The arrest of two so-called RUC police ‘whistleblowers’ and a third former RUC man by the office of the Police Ombudsman has clouded the issue of RUC collusion with unionist paramilitaries.
Ombudsman Nuala O’Loan, who is carrying out a major investigation into the issue, sent investigators to arrest the three over an alleged attempt to pervert the course of justice and misconduct in public office.
The officers were involved in the investigation into the murder of Raymond McCord Jnr, who was beaten to death near Belfast in 1997 by members of the Ulster Volunteer Force (UVF).
It has been claimed that at least one of those responsible for the brutal killing was working for police Special Branch at the time.
Mrs O’Loan’s report of her inquiry into the police investigation is expected to be one of the most damning published, with devastating evidence that unionist paramilitaries working as informers for police were involved in a series of killings, but were never charged.
Mr McCord (22) was beaten to death by the UVF in Newtownabbey in November 1997 after falling out with former associates.
The two former detectives arrested today were detained for questioning at separate police stations, the Ombudsman Office said. His father, Raymond McCord Snr, was fought a strong campaign to expose collusion in his son’s murder.
It emerged yesterday that the three former RUC detectives were also being questioned about the UVF murder in 1993 of Catholic woman Sharon McKenna, before being released.
One of those questioned was Johnston ‘Jonty’ Brown, who has accused RUC Special Branch of protecting a top UVF informer linked with the McCord murder known as ‘Agent Roxy’. Former north Belfast UVF leader Mark Haddock, who has been named as that agent in the Dublin parliament and elsewhere, remains in hospital after being the subject of a UVF murder bid two months ago.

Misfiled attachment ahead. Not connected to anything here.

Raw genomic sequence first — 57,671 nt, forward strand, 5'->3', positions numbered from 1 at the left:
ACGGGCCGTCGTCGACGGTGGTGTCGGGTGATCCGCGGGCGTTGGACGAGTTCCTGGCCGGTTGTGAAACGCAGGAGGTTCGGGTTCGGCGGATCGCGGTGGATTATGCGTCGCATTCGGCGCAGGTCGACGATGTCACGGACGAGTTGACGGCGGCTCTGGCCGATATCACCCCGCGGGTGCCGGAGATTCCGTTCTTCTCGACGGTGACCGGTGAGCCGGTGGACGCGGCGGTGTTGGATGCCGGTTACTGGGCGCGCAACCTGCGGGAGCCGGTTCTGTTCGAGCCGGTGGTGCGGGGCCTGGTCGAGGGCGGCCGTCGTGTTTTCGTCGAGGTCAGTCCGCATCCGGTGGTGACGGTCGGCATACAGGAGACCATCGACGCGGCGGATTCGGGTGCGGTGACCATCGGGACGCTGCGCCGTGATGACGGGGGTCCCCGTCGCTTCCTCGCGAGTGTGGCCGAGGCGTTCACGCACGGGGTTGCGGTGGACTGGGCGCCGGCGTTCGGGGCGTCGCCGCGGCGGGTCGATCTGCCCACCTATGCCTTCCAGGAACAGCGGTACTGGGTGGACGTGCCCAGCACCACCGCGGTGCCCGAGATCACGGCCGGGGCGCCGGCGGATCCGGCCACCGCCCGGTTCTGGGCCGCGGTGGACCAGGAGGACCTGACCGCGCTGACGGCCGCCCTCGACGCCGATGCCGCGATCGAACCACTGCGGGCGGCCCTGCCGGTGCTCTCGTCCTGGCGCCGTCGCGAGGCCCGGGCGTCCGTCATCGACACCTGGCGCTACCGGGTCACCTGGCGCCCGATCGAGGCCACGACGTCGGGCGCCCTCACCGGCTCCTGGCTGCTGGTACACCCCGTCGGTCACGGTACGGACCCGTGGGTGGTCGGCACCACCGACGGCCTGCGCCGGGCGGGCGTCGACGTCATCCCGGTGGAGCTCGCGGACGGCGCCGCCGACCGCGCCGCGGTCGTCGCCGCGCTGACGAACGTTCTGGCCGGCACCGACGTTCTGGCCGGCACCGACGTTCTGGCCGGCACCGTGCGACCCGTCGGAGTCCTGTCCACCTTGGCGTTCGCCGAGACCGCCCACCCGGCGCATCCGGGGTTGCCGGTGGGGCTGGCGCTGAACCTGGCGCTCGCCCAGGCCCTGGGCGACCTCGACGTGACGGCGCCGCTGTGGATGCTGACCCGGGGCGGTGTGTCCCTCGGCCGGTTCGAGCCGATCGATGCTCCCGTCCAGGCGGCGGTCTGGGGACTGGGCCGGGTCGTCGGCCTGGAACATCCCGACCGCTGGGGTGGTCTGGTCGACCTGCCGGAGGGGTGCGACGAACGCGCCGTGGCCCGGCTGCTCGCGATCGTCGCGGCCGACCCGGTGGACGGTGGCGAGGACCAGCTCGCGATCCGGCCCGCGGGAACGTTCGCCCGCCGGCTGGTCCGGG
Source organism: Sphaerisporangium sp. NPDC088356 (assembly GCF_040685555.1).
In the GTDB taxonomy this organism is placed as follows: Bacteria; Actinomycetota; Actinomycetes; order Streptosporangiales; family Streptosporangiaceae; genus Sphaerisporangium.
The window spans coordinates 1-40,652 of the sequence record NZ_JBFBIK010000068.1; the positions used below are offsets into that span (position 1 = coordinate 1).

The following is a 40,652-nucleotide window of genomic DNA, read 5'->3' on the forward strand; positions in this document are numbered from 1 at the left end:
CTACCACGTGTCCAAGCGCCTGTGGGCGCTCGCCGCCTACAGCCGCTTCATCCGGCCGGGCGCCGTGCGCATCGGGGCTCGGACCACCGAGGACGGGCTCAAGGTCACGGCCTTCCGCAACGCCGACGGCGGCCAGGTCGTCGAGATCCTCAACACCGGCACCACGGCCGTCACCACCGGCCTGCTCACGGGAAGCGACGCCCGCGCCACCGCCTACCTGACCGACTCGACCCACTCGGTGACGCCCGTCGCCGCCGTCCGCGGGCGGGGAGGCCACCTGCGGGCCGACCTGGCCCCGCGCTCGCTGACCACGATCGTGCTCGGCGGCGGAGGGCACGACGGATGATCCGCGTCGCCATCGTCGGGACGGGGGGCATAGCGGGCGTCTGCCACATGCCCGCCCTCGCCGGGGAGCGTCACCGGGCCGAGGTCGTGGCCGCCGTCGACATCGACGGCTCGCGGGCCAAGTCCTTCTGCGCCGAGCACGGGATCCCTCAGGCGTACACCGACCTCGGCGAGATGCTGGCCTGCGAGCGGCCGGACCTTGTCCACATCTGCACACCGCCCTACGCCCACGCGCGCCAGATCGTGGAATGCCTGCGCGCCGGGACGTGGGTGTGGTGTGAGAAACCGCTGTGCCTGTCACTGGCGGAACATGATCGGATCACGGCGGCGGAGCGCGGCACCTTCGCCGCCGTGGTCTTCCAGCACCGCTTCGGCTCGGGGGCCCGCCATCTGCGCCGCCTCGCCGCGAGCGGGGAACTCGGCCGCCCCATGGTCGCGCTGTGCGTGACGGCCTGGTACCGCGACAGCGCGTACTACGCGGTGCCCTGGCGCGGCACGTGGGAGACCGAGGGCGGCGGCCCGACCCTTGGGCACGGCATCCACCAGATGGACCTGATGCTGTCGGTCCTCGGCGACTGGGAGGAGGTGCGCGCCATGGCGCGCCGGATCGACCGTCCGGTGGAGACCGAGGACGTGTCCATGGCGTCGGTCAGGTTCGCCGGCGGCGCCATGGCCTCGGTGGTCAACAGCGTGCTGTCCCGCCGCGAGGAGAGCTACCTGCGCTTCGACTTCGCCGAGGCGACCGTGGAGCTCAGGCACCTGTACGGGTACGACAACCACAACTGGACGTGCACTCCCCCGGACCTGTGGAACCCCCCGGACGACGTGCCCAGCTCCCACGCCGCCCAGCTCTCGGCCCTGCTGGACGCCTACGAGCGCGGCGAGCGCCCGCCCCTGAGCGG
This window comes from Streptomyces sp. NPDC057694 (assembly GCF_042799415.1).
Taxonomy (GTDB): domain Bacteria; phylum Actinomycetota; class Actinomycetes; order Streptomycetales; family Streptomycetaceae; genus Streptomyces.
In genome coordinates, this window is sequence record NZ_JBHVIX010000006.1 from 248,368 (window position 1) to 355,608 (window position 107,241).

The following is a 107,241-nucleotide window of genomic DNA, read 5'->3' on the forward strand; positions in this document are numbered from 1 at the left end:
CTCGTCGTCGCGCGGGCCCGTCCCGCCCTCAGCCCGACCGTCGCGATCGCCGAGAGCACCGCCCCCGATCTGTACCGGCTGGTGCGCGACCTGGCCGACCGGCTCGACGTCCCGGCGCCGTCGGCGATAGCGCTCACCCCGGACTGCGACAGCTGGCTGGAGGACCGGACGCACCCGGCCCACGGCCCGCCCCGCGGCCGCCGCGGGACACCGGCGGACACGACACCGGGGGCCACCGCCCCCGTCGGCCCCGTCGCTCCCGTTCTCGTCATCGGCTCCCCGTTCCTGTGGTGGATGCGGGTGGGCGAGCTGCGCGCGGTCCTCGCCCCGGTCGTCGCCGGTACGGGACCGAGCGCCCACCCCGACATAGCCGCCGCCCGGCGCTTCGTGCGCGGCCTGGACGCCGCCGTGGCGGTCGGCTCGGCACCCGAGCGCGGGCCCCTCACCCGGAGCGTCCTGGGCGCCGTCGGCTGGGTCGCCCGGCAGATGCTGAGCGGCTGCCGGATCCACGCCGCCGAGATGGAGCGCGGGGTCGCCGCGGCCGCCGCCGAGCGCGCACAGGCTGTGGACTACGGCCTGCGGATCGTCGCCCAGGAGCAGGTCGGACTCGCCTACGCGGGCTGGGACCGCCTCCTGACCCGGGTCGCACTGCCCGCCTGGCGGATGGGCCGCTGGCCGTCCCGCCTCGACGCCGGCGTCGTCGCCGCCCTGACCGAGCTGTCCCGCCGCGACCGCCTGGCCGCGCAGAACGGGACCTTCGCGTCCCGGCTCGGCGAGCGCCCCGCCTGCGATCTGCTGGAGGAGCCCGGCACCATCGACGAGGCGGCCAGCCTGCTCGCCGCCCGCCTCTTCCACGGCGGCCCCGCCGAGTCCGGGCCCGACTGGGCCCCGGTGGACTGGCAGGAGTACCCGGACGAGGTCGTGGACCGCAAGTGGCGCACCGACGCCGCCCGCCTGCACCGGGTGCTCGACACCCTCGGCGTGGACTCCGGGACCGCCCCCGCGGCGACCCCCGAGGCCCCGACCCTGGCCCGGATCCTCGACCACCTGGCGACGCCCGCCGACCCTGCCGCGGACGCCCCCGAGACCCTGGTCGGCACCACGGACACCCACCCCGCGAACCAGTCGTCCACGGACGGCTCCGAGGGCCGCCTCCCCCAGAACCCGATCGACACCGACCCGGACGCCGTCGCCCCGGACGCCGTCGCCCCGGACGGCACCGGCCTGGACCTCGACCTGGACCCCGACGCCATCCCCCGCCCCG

Brown, who said he expected to be questioned after his apartmenet had been searched in his absence, said he had nothing to fear.
“The problem when you speak out in relation to these serious matters is, they can’t get anybody else because nobody else is talking,” he said.
Sinn Féin spokesperson on Policing and Justice issues Gerry Kelly said “that the arrests are the tip of a collusion iceberg”.
The Special Branch and British Intelligence had thousands of agents “controlling and directing the loyalist death squads”, he said.
“In recent years we have had a drip feed of information surrounding events like Loughinisland and the murder of Pat Finucane. We have now started to hear more about the activities of individual agents like Mark Haddock and Torrens Knight, the Greysteel killer.
“But this is not enough. We need full exposure of the policy of collusion and British State involvement in the murder of citizens.”
* Raymond McCord Snr. accused British Direct Ruler Peter Hain of falling asleep during a meeting to discuss the case.
Mr McCord said he met Peter Hain last week to discuss the murder of his son and his calls for an independent judicial inquiry into the killing.
Mr McCord told BBC Radio: “Peter Hain started to doze off several times, nodded the head, his eyes closed and showed no interest whatsoever. It was total disrespect to young Raymond and his case.”